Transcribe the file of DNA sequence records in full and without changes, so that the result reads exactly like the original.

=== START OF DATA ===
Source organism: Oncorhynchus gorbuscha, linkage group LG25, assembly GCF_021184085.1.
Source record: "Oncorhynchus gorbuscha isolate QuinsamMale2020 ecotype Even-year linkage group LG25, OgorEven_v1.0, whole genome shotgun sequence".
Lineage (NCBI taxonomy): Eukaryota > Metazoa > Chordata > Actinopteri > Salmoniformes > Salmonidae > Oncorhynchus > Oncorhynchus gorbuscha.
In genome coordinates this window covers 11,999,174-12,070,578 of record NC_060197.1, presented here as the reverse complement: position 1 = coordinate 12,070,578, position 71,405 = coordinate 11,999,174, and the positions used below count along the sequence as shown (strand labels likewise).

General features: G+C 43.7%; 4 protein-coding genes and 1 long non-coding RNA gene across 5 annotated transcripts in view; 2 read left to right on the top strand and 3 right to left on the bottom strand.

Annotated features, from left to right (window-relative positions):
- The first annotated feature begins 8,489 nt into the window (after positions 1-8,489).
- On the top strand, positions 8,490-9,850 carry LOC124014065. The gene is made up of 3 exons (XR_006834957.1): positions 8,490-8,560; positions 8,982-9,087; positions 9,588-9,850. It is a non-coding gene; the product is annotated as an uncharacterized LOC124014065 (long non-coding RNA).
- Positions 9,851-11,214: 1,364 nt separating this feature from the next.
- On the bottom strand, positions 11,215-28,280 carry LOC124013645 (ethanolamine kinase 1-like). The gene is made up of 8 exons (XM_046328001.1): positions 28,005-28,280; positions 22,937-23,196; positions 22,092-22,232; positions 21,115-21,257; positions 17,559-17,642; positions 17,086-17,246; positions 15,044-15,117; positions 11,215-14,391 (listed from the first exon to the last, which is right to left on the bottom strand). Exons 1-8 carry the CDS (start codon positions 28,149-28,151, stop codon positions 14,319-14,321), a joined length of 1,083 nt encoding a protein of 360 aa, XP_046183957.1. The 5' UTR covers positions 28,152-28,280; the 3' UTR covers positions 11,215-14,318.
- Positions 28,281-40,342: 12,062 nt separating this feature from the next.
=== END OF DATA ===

Source organism: Oncorhynchus gorbuscha, linkage group LG25, assembly GCF_021184085.1.
Source record: "Oncorhynchus gorbuscha isolate QuinsamMale2020 ecotype Even-year linkage group LG25, OgorEven_v1.0, whole genome shotgun sequence".
Lineage (NCBI taxonomy): Eukaryota > Metazoa > Chordata > Actinopteri > Salmoniformes > Salmonidae > Oncorhynchus > Oncorhynchus gorbuscha.
In genome coordinates this window covers 11,999,174-12,070,578 of record NC_060197.1, presented here as the reverse complement: position 1 = coordinate 12,070,578, position 71,405 = coordinate 11,999,174, and the positions used below count along the sequence as shown (strand labels likewise).

General features: G+C 43.7%; 4 protein-coding genes and 1 long non-coding RNA gene across 5 annotated transcripts in view; 2 read left to right on the top strand and 3 right to left on the bottom strand.

Annotated features, from left to right (window-relative positions):
- The first annotated feature begins 8,489 nt into the window (after positions 1-8,489).
- On the top strand, positions 8,490-9,850 carry LOC124014065. The gene is made up of 3 exons (XR_006834957.1): positions 8,490-8,560; positions 8,982-9,087; positions 9,588-9,850. It is a non-coding gene; the product is annotated as an uncharacterized LOC124014065 (long non-coding RNA).
- Positions 9,851-11,214: 1,364 nt separating this feature from the next.
- On the bottom strand, positions 11,215-28,280 carry LOC124013645 (ethanolamine kinase 1-like). The gene is made up of 8 exons (XM_046328001.1): positions 28,005-28,280; positions 22,937-23,196; positions 22,092-22,232; positions 21,115-21,257; positions 17,559-17,642; positions 17,086-17,246; positions 15,044-15,117; positions 11,215-14,391 (listed from the first exon to the last, which is right to left on the bottom strand). Exons 1-8 carry the CDS (start codon positions 28,149-28,151, stop codon positions 14,319-14,321), a joined length of 1,083 nt encoding a protein of 360 aa, XP_046183957.1. The 5' UTR covers positions 28,152-28,280; the 3' UTR covers positions 11,215-14,318.
- Positions 28,281-40,342: 12,062 nt separating this feature from the next.